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Current Approaches and Future Perspectives for Nanobodies in Stroke Diagnostic and Therapy

Department of Neurology, University Medical Center Hamburg-Eppendorf, 20246 Hamburg, Germany
Institute of Immunology, University Medical Center Hamburg-Eppendorf, 20246 Hamburg, Germany
Author to whom correspondence should be addressed.
Antibodies 2019, 8(1), 5;
Received: 30 November 2018 / Revised: 20 December 2018 / Accepted: 27 December 2018 / Published: 3 January 2019
(This article belongs to the Special Issue Nanobody)


Antibody-based biologics are the corner stone of modern immunomodulatory therapy. Though highly effective in dampening systemic inflammatory processes, their large size and Fc-fragment mediated effects hamper crossing of the blood brain barrier (BBB). Nanobodies (Nbs) are single domain antibodies derived from llama or shark heavy-chain antibodies and represent a new generation of biologics. Due to their small size, they display excellent tissue penetration capacities and can be easily modified to adjust their vivo half-life for short-term diagnostic or long-term therapeutic purposes or to facilitate crossing of the BBB. Furthermore, owing to their characteristic binding mode, they are capable of antagonizing receptors involved in immune signaling and of neutralizing proinflammatory mediators, such as cytokines. These qualities combined make Nbs well-suited for down-modulating neuroinflammatory processes that occur in the context of brain ischemia. In this review, we summarize recent findings on Nbs in preclinical stroke models and how they can be used as diagnostic and therapeutic reagents. We further provide a perspective on the design of innovative Nb-based treatment protocols to complement and improve stroke therapy.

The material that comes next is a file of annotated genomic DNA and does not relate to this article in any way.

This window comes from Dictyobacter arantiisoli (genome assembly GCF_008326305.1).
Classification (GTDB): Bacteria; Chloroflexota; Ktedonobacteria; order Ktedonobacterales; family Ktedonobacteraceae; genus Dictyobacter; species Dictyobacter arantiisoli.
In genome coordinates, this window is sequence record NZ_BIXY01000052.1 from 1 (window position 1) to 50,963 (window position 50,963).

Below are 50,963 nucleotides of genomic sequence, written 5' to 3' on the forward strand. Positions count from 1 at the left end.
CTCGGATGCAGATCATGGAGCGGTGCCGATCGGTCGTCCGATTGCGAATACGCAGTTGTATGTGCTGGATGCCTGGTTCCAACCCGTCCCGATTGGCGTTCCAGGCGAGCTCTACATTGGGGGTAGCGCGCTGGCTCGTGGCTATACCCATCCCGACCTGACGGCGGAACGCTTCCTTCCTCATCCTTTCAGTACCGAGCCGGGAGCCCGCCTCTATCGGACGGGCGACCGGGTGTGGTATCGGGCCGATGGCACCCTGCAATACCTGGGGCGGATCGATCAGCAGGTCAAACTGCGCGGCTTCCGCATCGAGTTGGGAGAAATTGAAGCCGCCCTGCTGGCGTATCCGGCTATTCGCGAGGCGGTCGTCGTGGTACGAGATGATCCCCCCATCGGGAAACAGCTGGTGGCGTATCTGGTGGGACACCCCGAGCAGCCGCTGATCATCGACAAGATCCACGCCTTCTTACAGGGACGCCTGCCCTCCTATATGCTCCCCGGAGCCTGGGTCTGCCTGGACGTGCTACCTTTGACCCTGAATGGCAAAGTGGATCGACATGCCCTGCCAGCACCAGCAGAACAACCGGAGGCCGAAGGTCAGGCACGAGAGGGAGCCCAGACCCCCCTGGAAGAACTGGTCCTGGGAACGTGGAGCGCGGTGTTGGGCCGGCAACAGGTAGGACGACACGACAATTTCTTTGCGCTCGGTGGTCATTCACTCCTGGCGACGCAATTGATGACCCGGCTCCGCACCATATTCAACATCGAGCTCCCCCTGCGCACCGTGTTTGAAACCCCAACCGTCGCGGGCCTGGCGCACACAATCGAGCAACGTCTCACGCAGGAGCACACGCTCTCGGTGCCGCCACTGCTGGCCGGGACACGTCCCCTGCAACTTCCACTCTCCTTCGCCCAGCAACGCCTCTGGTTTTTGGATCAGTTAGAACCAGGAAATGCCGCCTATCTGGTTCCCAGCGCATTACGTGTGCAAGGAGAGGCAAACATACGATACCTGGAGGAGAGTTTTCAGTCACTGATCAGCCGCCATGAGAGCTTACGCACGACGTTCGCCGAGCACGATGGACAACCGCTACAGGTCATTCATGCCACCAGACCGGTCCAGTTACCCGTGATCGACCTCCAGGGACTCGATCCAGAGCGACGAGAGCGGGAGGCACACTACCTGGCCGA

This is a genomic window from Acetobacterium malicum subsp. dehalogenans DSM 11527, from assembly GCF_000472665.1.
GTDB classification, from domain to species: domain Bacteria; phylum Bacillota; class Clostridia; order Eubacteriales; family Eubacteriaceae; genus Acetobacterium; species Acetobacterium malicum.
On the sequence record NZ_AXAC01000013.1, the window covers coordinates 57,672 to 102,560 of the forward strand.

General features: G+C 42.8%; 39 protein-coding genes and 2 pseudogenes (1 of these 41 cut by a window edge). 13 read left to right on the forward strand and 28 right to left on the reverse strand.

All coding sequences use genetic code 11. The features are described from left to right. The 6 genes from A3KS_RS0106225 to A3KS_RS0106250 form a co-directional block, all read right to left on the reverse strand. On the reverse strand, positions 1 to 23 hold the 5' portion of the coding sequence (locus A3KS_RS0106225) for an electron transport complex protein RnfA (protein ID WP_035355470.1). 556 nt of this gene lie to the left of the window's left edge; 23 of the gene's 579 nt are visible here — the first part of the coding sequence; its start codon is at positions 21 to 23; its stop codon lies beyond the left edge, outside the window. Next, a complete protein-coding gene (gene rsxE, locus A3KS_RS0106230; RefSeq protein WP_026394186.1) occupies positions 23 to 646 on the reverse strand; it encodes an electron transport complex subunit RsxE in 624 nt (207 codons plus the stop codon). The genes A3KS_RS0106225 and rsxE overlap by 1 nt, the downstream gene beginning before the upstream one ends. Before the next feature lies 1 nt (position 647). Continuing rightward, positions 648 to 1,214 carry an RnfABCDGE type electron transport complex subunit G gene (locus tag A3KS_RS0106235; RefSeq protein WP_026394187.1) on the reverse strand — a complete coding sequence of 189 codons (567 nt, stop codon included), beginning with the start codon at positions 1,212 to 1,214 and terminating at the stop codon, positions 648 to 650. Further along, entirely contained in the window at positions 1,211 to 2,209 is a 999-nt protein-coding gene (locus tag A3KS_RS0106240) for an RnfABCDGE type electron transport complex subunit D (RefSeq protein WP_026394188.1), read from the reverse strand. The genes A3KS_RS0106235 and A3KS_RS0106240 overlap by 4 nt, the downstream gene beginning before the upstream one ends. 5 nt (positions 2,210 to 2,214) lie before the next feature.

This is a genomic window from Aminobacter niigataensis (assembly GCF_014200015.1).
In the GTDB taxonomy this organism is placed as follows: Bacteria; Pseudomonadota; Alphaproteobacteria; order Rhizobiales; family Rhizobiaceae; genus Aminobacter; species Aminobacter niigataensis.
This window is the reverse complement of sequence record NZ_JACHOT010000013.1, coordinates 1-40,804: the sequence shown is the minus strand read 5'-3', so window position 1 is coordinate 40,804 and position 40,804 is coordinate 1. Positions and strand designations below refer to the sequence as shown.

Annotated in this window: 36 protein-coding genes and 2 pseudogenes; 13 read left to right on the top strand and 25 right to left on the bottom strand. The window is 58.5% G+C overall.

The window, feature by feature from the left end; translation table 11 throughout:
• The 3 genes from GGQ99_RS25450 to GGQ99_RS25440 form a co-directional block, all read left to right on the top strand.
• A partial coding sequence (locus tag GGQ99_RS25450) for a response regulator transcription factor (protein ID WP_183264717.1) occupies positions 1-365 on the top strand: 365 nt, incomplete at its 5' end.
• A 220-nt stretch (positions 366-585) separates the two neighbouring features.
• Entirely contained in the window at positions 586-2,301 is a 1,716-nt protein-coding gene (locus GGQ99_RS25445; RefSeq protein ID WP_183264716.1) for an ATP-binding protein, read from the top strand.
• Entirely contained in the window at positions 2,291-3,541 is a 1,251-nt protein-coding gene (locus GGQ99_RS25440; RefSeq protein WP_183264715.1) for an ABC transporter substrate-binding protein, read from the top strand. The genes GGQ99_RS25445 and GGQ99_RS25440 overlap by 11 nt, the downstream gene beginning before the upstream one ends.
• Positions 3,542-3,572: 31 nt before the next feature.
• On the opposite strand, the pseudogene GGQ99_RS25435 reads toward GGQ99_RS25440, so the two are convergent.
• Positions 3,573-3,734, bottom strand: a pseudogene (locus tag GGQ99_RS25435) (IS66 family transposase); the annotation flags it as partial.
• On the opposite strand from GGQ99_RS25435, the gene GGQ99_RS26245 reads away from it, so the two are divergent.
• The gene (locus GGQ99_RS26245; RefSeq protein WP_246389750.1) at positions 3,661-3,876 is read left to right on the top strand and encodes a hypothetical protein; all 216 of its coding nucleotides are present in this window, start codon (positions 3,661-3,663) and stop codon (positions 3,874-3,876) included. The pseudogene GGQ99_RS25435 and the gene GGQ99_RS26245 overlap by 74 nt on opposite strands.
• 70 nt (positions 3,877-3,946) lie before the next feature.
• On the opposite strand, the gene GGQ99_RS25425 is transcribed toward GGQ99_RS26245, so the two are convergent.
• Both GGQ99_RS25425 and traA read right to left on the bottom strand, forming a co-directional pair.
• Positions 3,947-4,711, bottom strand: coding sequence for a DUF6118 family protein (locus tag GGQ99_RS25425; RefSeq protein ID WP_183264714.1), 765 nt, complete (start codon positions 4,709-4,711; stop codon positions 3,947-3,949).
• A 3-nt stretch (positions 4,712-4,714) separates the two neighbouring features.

Keywords: nanobodies; ischemia; stroke; MCAO; single domain antibodies nanobodies; ischemia; stroke; MCAO; single domain antibodies

1. Stroke and Post-Stroke Inflammation

According to the WHO Global Health, strokes are the second leading cause of death worldwide (10.2% of all deaths in 2016) and the second leading cause for loss of healthy years (5.2% of all disability-adjusted life years in 2016). In the future, these numbers are expected to further increase. In upper-middle income countries, prevalence is increasing due to the aging population [1], while in low-income countries, stroke incidence is rising due to changes in lifestyle and lack of adequate risk factor management [2]. Ischemic stroke is characterized by a reduced blood supply to the brain parenchyma. The following four underlying causes each account for about 25% of the ischemic strokes: (1) Embolization of a cardiac thrombus, (2) occlusion of a large vessel with atherosclerotic lesions, (3) small vasculature pathology usually leading to lacunar infarcts, and (4) other causes [3,4]. Due to the reduced blood flow, there is an energy deficit in neuron as well as a build-up of cellular waste products, such as lactate. This causes ionic disbalance, inducing the release of neurotransmitters, notably glutamate [5]. Glutamate binds to ionotropic glutamate receptors on neurons and calcium accumulates intracellularly. The calcium overload activates enzymatic cascades involved in neuron necrosis and apoptosis. These enzymes include phospholipases compromising membrane integrity as well as proteases mediating cell death and mitochondrial reactive oxygen species (ROS) production [6,7]. Furthermore, lack of adenosine triphosphate (ATP) reduces the activity of Na+/K+ ATPase, inducing neuronal edema [8].